About Insurance Fraud
There are a number of ways that some unscrupulous treatment centers are defrauding insurance. Insurance fraud is a huge reason that insurance rates grow so high.
Methods of insurance fraud might be:
- The treatment center purchases a policy for the incoming client so that they can bill services for it.
- The treatment center bills for services that were not rendered.
- The treatment center alters dates of service in order to fit in with insurance coverage dates.
- The treatment center routinely waives deductibles or co-pays for service. These are fees that typically must be paid up front. Here’s a good article on this topic. The only part of an insurance cover that can be billed to the client is “co-insurance” so long as the client has signed an agreement with the agency to pay that fee.
- Faking of diagnosis codes or lying during the utilization review process to gain more time for the client at a level that they may not assess for any longer.
- Prescribing and administering of unnecessary prescription drugs (for instance: prescribing a benzodiazepine for meth detox or suboxone for alcohol detox or treatment).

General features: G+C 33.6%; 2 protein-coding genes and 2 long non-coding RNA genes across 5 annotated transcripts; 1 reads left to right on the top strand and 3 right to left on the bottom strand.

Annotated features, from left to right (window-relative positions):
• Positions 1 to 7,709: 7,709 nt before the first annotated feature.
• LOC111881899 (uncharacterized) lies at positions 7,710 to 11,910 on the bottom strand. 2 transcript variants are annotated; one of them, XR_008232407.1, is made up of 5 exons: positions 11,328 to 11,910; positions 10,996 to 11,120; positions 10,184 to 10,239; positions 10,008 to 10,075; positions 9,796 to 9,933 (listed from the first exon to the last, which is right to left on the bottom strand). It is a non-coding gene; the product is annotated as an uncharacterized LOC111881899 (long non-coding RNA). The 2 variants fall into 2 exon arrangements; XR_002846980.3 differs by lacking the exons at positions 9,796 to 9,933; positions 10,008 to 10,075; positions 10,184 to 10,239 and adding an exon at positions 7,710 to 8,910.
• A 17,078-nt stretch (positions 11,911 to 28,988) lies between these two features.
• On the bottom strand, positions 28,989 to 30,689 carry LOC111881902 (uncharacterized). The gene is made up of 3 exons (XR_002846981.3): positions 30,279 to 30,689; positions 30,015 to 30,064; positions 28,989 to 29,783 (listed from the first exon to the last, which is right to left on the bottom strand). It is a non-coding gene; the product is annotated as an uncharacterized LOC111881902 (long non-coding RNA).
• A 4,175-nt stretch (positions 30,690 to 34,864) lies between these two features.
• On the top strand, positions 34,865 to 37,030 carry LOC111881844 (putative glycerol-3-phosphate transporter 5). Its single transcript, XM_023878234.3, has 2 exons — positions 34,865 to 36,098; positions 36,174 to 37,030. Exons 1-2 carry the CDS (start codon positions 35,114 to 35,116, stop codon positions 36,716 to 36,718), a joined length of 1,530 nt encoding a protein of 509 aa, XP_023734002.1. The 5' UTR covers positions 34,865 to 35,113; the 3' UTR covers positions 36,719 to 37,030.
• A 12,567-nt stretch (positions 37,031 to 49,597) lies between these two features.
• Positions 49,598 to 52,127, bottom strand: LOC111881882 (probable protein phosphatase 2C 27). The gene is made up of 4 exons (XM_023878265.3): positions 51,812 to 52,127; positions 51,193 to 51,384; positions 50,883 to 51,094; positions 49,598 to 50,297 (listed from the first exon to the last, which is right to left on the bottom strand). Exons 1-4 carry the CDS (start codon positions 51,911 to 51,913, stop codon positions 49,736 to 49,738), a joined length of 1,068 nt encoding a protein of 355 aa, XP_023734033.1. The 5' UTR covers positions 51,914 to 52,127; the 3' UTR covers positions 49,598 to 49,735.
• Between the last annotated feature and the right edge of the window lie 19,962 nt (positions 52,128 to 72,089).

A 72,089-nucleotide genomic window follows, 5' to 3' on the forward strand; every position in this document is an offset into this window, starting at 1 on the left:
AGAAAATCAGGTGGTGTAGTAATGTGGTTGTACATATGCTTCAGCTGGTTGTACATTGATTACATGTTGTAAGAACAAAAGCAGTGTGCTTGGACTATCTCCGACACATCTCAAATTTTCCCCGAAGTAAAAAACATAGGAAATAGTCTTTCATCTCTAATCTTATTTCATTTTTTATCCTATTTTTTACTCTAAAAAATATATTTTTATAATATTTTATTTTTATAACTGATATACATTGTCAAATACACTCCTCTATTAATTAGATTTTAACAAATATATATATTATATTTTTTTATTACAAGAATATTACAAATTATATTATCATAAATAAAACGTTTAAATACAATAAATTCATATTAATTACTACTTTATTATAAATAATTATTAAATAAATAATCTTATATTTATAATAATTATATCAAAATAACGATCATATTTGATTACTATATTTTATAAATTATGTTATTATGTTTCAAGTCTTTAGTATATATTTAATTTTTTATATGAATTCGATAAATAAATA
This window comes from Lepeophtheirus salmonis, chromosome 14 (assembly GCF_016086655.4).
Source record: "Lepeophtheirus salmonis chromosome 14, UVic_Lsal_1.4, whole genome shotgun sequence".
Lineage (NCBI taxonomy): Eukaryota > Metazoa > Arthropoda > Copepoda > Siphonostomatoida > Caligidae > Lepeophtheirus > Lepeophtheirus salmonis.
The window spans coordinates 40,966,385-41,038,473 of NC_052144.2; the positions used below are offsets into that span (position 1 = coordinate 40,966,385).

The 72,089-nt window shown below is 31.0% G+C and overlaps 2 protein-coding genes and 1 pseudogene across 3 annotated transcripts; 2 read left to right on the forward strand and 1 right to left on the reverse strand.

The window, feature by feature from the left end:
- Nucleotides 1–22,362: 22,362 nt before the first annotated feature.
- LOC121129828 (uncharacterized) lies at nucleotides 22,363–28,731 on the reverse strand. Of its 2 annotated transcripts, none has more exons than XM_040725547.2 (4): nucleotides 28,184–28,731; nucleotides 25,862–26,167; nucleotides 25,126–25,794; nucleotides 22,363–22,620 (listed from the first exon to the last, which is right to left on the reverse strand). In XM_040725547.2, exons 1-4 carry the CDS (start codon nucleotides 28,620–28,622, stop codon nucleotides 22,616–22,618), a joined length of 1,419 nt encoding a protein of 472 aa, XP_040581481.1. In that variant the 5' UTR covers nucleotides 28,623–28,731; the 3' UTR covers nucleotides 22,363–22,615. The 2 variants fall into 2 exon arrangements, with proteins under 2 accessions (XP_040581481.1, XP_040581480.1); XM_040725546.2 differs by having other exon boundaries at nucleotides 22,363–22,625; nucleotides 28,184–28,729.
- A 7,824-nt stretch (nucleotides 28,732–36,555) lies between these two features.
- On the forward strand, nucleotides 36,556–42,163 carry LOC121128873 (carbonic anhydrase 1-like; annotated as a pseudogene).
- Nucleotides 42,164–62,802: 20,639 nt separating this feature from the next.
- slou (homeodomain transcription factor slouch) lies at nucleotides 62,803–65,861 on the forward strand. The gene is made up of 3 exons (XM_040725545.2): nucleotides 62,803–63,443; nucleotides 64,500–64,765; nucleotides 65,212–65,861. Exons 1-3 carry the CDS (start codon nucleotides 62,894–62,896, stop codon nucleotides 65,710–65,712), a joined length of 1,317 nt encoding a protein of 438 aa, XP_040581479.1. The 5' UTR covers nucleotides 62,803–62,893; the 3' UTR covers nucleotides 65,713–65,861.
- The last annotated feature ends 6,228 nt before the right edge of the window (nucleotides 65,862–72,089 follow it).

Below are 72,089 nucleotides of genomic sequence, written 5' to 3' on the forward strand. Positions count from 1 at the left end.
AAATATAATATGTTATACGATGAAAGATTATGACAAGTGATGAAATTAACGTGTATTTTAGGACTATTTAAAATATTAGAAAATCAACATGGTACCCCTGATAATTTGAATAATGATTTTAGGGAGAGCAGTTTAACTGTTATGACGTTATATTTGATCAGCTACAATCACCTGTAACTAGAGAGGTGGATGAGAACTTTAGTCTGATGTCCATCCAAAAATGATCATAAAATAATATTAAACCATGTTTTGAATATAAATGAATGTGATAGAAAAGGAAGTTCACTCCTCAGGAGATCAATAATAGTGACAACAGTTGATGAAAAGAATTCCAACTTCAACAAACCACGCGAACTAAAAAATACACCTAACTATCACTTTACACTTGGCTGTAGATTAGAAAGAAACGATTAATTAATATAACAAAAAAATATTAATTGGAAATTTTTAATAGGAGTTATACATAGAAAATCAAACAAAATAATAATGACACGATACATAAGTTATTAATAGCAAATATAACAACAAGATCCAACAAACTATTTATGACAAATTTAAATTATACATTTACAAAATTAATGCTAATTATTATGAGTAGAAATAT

- Taking advantage of the client and (and a billing opportunity) by paying them to receive a naloxone or other type of implant. Implants are not bad in and of themselves; it’s the way that they are being promoted and billed that creates the potential for fraudulent promotion of them.
ALL of the above practices are fraudulent, certainly unethical, and they cause increases in health care costs.
- Addiction Treatment Facilities’ Medical Director Sentenced in $112 Million Addiction Treatment Fraud Scheme
- Medical Director Convicted in $110 Million Addiction Treatment Fraud Scheme
- South Florida Addiction Treatment Facility Operators Convicted in $112 Million Addiction Treatment Fraud Scheme
- Mass.gov notice on avoidance of treatment scams
- Big bust: 52 million dollar scheme.